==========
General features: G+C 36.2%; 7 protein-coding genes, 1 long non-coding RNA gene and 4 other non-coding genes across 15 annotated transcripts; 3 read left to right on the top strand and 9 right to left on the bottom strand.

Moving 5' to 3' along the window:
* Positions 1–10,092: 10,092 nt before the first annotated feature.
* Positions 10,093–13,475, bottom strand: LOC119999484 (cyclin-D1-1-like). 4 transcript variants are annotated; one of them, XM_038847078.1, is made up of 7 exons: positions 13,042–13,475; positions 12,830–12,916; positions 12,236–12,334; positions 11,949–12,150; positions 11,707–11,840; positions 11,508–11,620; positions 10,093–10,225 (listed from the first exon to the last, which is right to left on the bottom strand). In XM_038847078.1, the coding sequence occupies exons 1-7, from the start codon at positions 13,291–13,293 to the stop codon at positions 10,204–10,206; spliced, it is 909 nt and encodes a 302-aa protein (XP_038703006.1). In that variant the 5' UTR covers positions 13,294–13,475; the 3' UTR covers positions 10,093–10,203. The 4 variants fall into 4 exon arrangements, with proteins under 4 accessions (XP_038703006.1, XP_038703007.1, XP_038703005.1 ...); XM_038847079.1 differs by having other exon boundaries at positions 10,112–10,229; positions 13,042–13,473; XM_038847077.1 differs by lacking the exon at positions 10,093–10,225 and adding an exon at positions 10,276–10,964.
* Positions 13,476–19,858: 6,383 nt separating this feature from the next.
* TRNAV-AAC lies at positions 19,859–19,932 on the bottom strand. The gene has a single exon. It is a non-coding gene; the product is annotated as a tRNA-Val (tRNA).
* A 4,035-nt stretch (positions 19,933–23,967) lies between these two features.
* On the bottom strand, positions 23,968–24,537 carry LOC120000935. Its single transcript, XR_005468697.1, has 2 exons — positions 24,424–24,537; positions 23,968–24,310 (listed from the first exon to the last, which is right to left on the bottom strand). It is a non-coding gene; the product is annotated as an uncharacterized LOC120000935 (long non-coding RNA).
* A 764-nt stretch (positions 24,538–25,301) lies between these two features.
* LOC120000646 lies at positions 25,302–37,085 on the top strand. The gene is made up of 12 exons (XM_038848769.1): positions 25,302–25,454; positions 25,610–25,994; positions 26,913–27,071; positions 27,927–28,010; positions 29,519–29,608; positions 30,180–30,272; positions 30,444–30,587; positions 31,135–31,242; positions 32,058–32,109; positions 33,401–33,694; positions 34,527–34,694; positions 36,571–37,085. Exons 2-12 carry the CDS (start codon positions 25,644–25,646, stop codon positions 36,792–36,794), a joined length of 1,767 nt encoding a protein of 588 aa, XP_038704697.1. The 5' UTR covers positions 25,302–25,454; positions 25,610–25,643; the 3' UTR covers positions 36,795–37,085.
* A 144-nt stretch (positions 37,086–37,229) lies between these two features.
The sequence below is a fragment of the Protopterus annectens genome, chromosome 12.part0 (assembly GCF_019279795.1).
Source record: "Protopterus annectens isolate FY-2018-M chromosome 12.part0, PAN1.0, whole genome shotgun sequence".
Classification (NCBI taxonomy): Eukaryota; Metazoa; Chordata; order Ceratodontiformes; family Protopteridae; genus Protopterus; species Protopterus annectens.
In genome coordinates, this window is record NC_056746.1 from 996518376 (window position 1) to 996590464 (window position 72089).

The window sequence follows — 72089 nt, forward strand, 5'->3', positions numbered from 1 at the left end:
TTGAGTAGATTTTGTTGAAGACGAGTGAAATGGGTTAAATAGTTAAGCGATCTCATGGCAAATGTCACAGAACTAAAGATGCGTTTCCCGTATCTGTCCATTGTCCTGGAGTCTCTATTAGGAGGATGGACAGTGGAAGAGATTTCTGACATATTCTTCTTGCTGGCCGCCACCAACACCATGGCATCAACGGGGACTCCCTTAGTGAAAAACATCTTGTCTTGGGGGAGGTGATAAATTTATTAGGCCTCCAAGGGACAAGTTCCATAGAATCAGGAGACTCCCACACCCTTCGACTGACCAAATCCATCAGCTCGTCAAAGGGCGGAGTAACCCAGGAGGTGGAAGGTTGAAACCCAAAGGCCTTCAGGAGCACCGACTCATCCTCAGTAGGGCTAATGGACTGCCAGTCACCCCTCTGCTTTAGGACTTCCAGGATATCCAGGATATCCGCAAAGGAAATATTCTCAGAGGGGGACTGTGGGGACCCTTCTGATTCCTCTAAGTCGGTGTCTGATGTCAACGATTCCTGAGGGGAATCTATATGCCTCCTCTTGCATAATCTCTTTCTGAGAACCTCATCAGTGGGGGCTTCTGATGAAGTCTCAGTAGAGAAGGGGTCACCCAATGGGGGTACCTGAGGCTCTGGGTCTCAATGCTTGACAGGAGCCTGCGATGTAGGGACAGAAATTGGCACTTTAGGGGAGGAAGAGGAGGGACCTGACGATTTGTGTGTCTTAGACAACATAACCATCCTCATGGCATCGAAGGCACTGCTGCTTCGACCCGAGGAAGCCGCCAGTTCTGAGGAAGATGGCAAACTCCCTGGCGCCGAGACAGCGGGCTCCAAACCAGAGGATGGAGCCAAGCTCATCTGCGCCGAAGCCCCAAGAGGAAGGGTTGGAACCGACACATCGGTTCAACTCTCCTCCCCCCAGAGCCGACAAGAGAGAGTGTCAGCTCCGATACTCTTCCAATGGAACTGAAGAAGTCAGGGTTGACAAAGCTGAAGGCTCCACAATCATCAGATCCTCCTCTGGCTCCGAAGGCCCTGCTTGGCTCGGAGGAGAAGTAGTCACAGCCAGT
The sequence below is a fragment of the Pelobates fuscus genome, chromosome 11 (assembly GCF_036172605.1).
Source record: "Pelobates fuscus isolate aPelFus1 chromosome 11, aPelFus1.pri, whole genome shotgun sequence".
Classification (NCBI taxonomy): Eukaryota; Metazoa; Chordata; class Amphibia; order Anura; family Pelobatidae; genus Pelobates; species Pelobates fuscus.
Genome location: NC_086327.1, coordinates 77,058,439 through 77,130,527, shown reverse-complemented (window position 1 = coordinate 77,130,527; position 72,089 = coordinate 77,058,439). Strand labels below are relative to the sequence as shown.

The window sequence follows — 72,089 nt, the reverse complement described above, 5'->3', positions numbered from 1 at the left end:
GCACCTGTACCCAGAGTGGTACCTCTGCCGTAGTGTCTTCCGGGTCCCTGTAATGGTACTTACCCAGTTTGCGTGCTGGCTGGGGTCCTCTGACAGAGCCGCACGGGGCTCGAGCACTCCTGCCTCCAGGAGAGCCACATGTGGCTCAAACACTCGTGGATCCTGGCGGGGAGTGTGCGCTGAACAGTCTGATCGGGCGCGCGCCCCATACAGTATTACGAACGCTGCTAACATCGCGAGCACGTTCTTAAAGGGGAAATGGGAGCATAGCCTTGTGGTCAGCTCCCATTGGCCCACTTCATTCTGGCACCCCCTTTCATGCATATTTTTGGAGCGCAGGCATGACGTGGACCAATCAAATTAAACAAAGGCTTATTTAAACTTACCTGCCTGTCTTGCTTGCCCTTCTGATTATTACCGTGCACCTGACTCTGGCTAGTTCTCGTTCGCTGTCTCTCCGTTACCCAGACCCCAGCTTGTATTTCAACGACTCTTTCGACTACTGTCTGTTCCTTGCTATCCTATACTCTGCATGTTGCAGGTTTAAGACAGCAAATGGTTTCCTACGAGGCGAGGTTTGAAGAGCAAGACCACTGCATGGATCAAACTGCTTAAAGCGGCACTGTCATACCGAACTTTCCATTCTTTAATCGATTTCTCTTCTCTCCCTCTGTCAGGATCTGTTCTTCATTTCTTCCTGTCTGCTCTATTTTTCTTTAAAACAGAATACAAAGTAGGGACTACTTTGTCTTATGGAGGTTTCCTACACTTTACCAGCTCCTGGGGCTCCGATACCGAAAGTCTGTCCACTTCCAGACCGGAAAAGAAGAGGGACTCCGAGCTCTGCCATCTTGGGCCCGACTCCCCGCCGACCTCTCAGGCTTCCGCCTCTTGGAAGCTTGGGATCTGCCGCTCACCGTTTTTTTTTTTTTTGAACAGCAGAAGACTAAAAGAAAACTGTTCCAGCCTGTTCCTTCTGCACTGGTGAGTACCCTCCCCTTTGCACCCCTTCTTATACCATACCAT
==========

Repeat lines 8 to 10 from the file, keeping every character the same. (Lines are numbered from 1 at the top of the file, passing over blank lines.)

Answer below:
* On the bottom strand, positions 23,968–24,537 carry LOC120000935. Its single transcript, XR_005468697.1, has 2 exons — positions 24,424–24,537; positions 23,968–24,310 (listed from the first exon to the last, which is right to left on the bottom strand). It is a non-coding gene; the product is annotated as an uncharacterized LOC120000935 (long non-coding RNA).
* A 764-nt stretch (positions 24,538–25,301) lies between these two features.
* LOC120000646 lies at positions 25,302–37,085 on the top strand. The gene is made up of 12 exons (XM_038848769.1): positions 25,302–25,454; positions 25,610–25,994; positions 26,913–27,071; positions 27,927–28,010; positions 29,519–29,608; positions 30,180–30,272; positions 30,444–30,587; positions 31,135–31,242; positions 32,058–32,109; positions 33,401–33,694; positions 34,527–34,694; positions 36,571–37,085. Exons 2-12 carry the CDS (start codon positions 25,644–25,646, stop codon positions 36,792–36,794), a joined length of 1,767 nt encoding a protein of 588 aa, XP_038704697.1. The 5' UTR covers positions 25,302–25,454; positions 25,610–25,643; the 3' UTR covers positions 36,795–37,085.